Behind the scenes at the Speed & Feed BBQ Cook-Off

Judges from the South Carolina Barbeque Association sampled and graded competition boxes from 33 cook teams. Photo by Samantha Lyles

Judges from the South Carolina Barbeque Association sampled and graded competition boxes from 33 cook teams.
Photo by Samantha Lyles

By Samantha Lyles, Staff Writer,

The Darlington Raceway hosted the third annual Speed & Feed BBQ Cook-Off on Nov. 13 and 14, luring more than thirty expert barbecue teams from South Carolina and beyond to compete for top honors. The News and Press was lucky enough to score a behind the scenes pass to accompany one cook team as they strove for Q-glory.

Quentin and Barbara Tedder of Beaufort cook together under the team name “S’Lowcountry Q” (with a crescent moon subbing for the apostrophe in their logo), and they’ve been on a roll of late. Though they’ve only entered about a half-dozen competitions this year, the Tedders have taken first place at BBQ competitions in Mullins and Gaston.
Their barbecue cooking adventures began about six years ago, after Quentin retired from the military construction industry and Barbara from teaching.

“Quentin heard about this one-day barbecue class and thought it sounded like fun. He told me about it and I decided I’d like to go, too… and we were hooked,” says Barbara, noting that their barbecue obsession rapidly grew from learning to cooking to judging to competing in events all over South Carolina.

The Tedders are not alone in being seduced this way. Lake E. High, Jr., founder and president of the South Carolina Barbecue Association, says there’s plenty of ways Q-cooking draws people in: there’s cool specialty equipment for the gadget lover, kitchen improvisation for the gastronome, the thrill of a contest for those with competitive instincts, and – most importantly of all – a wonderful community.

“People do this because it’s fun, first of all, but it’s also very social; you get to travel around all over the state, meet people and have a good time,” says High.

For the Speed & Feed event, cook teams set up in the garage area, where trailers moored and tents popped up starting early Friday morning. While some cook teams are comfortable sleeping outdoors while on site, the Tedders deployed Quentin’s skills as a master carpenter and custom built a smoker trailer/prep kitchen/camper rig complete with foldaway bunks and an itty bitty shower stall.

Throughout that first day, the host venue distributes all the meat for three competitions: fairly uniform batches of chicken wings, ribs, and Boston butt pork shoulders. Cook teams prep the wings first, submitting a sample box for judging by local celebrities Friday night as the public mill around and nosh all the wings they want for just $5 per person.

Post wing-ding, teams retreat to their cook slips and focus on the main event: the Boston butts. In their galley-style kitchen, the Tedders work BBQ magic elbow to elbow: Quentin trims extraneous fat from eight 8-pound pork butts and uses a stainless steel injector to riddle the intramuscular tissue with a marinade of briny, vinegary goodness, then Barbara thoroughly applies a secret formula spice rub to the surface area. All these techniques combine to imbue the meat with deep, layered flavor that, when done right, makes sauce almost unnecessary.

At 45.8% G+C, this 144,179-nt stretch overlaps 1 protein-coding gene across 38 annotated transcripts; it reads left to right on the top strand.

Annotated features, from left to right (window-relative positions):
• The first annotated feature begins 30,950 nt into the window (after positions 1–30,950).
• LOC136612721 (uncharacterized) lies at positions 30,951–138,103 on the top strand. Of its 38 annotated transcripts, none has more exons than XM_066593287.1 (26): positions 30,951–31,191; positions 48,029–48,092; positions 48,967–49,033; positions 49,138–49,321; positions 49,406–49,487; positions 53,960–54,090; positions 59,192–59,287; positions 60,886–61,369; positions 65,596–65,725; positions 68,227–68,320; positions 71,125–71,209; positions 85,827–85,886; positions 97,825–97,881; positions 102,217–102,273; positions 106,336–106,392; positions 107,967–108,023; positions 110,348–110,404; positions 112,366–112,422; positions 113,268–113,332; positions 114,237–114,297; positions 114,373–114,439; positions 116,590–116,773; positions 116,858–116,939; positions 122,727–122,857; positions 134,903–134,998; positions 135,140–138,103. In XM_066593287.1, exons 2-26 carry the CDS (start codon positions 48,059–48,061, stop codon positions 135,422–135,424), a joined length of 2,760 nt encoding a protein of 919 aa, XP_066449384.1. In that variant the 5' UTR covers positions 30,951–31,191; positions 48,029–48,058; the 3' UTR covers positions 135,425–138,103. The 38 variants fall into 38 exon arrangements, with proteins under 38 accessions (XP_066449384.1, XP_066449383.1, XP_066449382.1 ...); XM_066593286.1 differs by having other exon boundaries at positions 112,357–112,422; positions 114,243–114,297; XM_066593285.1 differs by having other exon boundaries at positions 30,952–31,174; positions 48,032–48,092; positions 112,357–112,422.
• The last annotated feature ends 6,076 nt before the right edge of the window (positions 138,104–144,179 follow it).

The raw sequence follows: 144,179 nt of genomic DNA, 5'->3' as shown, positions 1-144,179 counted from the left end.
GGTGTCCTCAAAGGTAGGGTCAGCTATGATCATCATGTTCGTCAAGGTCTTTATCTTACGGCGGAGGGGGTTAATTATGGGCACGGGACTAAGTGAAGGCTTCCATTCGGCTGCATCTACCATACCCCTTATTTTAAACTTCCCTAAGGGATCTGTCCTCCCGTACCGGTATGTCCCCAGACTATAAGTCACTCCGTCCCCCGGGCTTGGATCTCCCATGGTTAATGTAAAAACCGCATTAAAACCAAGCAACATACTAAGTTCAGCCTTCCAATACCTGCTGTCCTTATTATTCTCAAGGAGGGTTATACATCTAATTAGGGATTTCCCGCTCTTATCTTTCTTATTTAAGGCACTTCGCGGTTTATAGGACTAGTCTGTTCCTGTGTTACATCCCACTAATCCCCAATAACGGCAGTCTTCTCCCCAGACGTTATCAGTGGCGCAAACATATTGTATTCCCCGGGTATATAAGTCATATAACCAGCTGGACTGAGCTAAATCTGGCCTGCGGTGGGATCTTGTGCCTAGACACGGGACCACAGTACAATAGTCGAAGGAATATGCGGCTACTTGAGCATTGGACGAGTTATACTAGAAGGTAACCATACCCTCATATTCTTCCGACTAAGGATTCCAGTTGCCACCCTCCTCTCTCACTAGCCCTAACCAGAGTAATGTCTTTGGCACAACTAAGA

Once the butts are prepped, they’re ready for the smoker. And what a smoker it is. S’Lowcountry Q uses a custom-built, heavily insulated, black enameled Assassin cooker that weighs about 1,000 lbs, holds six racks, and has a water pan to help moisten the meat. Temperature probes monitor both the smoker chamber temp and the internal temperature of the meat so cooks can adjust heat as necessary. A tall side chute holds a reserve of natural charcoal and the firebox below produces steady smoke from specially chosen wood chunks – pecan, cherry, and peach are popular choices for southern style BBQ. The smoker uses about a pound of charcoal every hour to stay in that low-and-slow magic zone of around 240 degrees Fahrenheit, though Quentin notes this is a matter of preference.

“Most cooks go between 225 degrees to 260, though some will cook a little hotter than that,” he says.
The Tedders buttoned up the smoker around 8 pm on Friday and slept fitfully that evening, waking every so often to check and double check the butts’ progress. Come morning, after several hours nestled in their warm racks, the butts were ready to remove and cool. Careful flavoring prep plus all that low and slow heat had turned those uniform hunks of meat into bonafide matinee idols, complete with a savory outer bark, a rosy smoke ring, and a tender, meaty nucleus.

Perfection. Photo by Samantha Lyles

Photo by Samantha Lyles

Choosing which cuts to use for the all-important competition sample box, and how to arrange them, is a meticulous process. Cooks must temper their flavor concerns with aestheticism, since the sample box contents must please the eye as well as the palate.

Quentin neatly butchers away the “money meat” (the juicy, marbled end opposite the bone) and burnt ends (the Harry Potter of barbecue, undervalued and magical) and Barbara hand-pulls the best selection of pork, weeding out any little bones or patches of fat to give each judge a clean example bite.